Antidepressant-associated manic and hypomanic episodes have been reported in bipolar I disorder but are rare in major depressive disorder (MDD). Several lines of evidence suggest that bipolar II disorder is a distinct illness from bipolar I disorder and MDD. The risk of antidepressant-associated mood elevations (AAME) in bipolar II disorder relative to bipolar I disorder and MDD is unknown.
We conducted a computer-aided MEDLINE search encompassing the dates 1949 to February 2008, using the keywords antidepressant and mania, antidepressant and hypomania, antidepressant and bipolar, fluoxetine and bipolar, fluvoxamine and bipolar, sertraline and bipolar, paroxetine and bipolar, citalopram and bipolar, escitalopram and bipolar, venlafaxine and bipolar, mirtazapine and bipolar, bupropion and bipolar, monoamine oxidase inhibitor and bipolar, phenelzine and bipolar, tranylcypromine and bipolar, tricyclic and bipolar, imipramine and bipolar, amitriptyline and bipolar, nortriptyline and bipolar, and desipramine and bipolar.
All prospective English-language studies, including randomized, controlled trials (RCTs), open-label studies, and naturalistic treatment reports, were eligible for inclusion. We located 13 studies, including 7 RCTs, that reported rates of antidepressant-associated mood elevations in bipolar I disorder versus bipolar II disorder, and 5, including 4 RCTs, that reported rates in bipolar II disorder versus MDD.
Data were combined to estimate mean switch rates and subjected to meta-analysis to determine the relative risks of antidepressant-associated mood elevations in bipolar I disorder versus bipolar II disorder and in bipolar II disorder versus MDD.
The mean rates of antidepressant-associated mood elevations in studies comparing bipolar I disorder and bipolar II disorder were 14.2% and 7.1%, respectively, in acute trials (less than 16 weeks), and 23.4% and 13.9%, respectively, in maintenance studies. The mean rates in reports comparing bipolar II disorder and MDD were 8.1% and 1.5%, respectively, in acute trials, and 16.5% and 6.0%, respectively, in maintenance studies. The relative risk (RR) of antidepressant-associated mood elevations was greater in bipolar I disorder than bipolar II disorder (RR = 1.78, 95% CI = 1.24 to 2.58, p = .002), and higher in bipolar II disorder than MDD (RR = 2.77, 95% CI = 1.26 to 6.09, p = .01). Mood elevations occurred almost exclusively into hypomania in MDD and bipolar II disorder, while patients with bipolar I disorder experienced manias and hypomanias with similar frequencies.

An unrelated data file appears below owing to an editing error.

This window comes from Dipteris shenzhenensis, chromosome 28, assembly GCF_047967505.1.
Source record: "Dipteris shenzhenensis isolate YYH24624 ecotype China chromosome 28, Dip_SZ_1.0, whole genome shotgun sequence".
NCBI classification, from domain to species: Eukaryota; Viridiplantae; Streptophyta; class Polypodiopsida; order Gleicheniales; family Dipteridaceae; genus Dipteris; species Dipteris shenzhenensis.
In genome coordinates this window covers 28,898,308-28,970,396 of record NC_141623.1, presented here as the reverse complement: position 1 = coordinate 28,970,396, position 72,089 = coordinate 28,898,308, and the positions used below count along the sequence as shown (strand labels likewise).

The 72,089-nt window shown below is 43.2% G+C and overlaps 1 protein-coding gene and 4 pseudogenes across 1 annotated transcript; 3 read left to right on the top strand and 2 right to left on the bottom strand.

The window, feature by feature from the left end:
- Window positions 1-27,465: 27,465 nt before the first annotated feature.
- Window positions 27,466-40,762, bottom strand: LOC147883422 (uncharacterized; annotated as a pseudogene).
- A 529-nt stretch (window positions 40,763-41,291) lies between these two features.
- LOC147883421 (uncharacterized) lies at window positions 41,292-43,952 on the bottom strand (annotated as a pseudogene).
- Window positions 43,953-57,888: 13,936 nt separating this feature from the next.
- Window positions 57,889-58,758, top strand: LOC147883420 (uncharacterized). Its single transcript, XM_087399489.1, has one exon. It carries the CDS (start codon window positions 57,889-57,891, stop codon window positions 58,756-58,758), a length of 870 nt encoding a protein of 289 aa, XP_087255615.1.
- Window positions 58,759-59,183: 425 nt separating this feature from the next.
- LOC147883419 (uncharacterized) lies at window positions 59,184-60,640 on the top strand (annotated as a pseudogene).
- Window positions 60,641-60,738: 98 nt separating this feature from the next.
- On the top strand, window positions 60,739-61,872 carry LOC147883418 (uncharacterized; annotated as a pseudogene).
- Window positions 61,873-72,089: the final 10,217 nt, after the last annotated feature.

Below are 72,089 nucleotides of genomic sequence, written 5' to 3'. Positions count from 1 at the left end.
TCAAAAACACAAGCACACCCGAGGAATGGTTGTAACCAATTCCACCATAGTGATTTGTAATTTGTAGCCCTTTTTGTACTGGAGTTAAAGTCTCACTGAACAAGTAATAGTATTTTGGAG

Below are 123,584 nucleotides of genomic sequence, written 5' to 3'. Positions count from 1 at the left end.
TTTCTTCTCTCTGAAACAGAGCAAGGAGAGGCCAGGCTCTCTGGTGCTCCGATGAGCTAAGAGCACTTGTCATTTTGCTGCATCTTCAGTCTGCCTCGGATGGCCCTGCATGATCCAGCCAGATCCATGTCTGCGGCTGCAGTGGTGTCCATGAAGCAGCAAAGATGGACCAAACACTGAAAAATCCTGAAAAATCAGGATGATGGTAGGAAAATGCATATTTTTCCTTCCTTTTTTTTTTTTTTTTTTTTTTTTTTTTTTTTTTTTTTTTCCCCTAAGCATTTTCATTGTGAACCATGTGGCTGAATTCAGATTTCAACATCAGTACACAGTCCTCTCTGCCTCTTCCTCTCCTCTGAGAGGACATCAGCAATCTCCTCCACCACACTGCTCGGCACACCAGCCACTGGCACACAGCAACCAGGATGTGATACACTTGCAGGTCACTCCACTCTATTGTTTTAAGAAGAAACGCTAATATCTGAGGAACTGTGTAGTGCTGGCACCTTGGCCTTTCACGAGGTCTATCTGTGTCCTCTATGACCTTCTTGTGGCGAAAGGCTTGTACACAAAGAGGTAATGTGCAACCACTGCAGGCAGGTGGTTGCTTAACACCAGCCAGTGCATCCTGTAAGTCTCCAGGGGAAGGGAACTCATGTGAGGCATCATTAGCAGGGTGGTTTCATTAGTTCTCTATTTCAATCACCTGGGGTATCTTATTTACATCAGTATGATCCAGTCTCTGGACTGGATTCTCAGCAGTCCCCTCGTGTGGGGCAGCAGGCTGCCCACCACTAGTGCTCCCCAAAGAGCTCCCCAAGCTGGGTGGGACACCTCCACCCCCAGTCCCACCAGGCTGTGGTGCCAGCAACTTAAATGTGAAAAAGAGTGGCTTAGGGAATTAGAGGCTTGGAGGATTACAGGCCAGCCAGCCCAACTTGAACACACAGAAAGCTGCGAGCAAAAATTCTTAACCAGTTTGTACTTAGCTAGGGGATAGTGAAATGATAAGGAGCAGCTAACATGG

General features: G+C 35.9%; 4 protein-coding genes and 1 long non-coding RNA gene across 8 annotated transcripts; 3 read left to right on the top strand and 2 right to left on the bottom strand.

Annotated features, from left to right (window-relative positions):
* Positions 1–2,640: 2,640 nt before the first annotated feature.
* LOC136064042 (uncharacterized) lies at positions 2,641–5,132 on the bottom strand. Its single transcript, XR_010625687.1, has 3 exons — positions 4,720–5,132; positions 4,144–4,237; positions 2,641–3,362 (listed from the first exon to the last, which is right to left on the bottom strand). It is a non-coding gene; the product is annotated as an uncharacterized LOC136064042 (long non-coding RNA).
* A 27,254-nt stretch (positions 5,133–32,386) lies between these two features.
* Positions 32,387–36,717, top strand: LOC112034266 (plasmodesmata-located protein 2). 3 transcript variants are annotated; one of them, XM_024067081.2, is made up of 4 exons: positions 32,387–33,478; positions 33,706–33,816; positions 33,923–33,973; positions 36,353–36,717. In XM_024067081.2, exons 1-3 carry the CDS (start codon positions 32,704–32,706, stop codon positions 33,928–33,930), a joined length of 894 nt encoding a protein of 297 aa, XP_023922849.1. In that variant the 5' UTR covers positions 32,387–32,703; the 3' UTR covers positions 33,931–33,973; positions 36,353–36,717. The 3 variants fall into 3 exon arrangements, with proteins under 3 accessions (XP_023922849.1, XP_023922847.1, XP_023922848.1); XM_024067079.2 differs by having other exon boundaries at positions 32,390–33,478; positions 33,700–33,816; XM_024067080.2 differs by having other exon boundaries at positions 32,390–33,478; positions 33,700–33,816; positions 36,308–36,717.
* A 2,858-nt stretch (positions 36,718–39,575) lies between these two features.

The risk of antidepressant-associated mood elevations in bipolar II disorder is intermediate between that in bipolar I disorder and MDD.
"Such negative effects appear to be limited to certain classes of antidepressants [59-61]. Factors which appear to increase the risk of destabilization are: presence of mixed states [62,63], subthreshold manic symptoms at baseline  and BD-I (versus BD-II) [65,66], which suggests that different subpopulations may present different vulnerabilities to affective switching. In the STEP-BD study, approximately 15% of bipolar patients receiving long-term treatment with antidepressants developed a chronic irritable dysphoric state (ACID syndrome). "